Table I Inheritance pattern in 16 family groups of 88patients with hereditary angioedema: 55 men, 33women
(19 under the age of 10 years). The average age at time ofdiagnosis was 23 years

No. of families

Two or moregenerations10
Spontaneous with secondHA generation2
Spontaneous with no HAgeneration1
Spontaneous with nooffspring3

The disease may occur ingrandparents and be inherited by grandchildren. "Spontaneous" HAwas transmitted hereditarily in 6 families in our series. Recently,the C1 inhibitor gene was cloned and mapped to chromosome 11,making it possible to demonstrate that this gene is abnormal inpatients with hereditary angioedema and that different mutation canbe responsible. Most of the genetic abnormalities are pointmutations or small deletions and insertions. Major generearrangements, with partial deletions or duplications, account for15% to 20% of mutations and are usually related to clusters ofrepetitive DNA sequences, known as Alu repeats. These repeats,which represent processed forms of 7SL RNA genes, are present inthe C1 inhibitor gene as well as in many others and facilitate DNArecombination. The mutations responsible for hereditary angioedemausually impair DNA transcription, but the disease has also beenreported in association with untranslated RNA and with defectsimpairing the secretion of mutant protein (5).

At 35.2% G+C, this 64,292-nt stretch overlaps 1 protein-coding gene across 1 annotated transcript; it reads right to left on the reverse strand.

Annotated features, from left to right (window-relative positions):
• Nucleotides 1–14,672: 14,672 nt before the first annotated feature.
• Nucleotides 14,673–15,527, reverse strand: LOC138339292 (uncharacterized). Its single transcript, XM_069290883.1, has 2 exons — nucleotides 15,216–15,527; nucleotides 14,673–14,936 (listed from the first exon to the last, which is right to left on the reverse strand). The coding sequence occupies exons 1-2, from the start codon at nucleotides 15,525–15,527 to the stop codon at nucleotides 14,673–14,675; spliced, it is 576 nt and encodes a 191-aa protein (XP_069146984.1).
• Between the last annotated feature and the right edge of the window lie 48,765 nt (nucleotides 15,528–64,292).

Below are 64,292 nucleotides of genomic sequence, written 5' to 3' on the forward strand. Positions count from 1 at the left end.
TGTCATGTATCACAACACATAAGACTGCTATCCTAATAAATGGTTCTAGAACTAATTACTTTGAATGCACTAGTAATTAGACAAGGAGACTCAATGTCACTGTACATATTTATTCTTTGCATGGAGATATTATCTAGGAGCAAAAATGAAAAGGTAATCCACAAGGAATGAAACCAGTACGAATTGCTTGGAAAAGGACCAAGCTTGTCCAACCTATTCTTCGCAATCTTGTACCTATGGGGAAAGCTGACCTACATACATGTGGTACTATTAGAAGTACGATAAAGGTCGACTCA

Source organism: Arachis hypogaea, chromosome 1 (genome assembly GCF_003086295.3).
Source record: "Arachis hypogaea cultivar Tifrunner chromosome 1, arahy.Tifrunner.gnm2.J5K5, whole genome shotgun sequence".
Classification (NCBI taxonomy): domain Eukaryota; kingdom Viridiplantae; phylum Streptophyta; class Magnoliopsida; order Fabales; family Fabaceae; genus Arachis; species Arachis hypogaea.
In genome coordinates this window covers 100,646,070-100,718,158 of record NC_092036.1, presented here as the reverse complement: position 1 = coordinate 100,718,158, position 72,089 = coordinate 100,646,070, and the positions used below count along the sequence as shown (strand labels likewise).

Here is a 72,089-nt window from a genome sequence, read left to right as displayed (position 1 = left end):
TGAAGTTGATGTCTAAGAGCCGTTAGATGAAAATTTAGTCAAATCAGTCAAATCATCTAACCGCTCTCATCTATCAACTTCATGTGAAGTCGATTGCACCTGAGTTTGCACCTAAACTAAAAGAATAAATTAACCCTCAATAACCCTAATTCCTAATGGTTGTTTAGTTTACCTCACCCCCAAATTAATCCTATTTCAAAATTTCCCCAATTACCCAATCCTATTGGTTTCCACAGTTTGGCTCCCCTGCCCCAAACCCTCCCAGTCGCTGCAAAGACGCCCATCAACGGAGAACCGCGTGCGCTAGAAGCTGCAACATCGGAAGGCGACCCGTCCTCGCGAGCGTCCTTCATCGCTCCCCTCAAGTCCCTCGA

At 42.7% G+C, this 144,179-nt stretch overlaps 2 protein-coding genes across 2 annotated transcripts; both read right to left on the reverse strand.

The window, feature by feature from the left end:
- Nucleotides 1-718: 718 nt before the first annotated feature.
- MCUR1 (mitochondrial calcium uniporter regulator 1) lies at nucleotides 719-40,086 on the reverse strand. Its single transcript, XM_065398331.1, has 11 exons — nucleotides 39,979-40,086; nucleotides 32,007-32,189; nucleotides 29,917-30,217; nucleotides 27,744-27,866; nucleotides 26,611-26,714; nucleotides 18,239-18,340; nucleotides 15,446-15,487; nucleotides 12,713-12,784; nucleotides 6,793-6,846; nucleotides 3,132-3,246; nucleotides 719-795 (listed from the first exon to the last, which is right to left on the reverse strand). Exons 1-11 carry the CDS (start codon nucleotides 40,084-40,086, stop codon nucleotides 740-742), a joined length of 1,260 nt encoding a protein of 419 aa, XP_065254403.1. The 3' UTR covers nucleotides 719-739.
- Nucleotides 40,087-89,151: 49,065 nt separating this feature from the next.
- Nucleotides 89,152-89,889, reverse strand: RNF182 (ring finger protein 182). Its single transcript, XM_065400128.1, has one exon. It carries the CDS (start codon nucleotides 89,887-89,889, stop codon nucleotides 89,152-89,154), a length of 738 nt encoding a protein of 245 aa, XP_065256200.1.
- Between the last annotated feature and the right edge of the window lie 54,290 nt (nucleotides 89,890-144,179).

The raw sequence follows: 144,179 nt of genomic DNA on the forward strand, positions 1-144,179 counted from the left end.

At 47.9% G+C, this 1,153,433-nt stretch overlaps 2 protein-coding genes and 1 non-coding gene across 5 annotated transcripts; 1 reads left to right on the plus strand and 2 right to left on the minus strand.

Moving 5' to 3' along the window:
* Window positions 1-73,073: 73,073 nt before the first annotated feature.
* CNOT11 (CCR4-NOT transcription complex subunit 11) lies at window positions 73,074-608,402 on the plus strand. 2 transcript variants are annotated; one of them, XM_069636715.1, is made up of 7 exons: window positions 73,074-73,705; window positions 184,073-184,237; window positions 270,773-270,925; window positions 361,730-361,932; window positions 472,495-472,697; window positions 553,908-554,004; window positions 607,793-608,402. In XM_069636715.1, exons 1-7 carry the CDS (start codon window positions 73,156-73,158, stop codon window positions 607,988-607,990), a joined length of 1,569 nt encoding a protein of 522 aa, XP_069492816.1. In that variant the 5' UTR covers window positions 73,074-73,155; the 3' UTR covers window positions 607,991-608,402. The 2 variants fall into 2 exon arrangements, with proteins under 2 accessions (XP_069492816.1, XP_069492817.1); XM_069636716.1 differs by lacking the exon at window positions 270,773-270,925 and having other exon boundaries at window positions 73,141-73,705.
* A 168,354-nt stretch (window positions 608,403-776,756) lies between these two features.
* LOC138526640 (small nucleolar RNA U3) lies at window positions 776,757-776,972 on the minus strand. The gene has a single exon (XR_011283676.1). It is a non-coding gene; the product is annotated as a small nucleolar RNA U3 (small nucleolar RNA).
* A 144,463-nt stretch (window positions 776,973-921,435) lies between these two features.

C1 inhibitor is centralto the regulation of the complement, coagulation, and contact(kinin-forming) systems. As a member of the family of the serineprotease inhibitors (serpin), C1 inhibitor acts as a "suicideprotein" by forming complexes with the target proteases. Itinhibits C1r and C1s in the complement system, HF (Hageman Factor)and kallikrein in the contact system, factor XI in the coagulationsystem, and plasmin in the fibrinolytic system. Patients withC1-inhibitor deficiency have low plasma levels of C4 and C2, thesubstrate of the C1r-C1s complex.

Acute attacks ofangioedema simulate the appearance of cleaved,high-molecular-weight kininogen, the substrate of kallikrein andbradykinin release.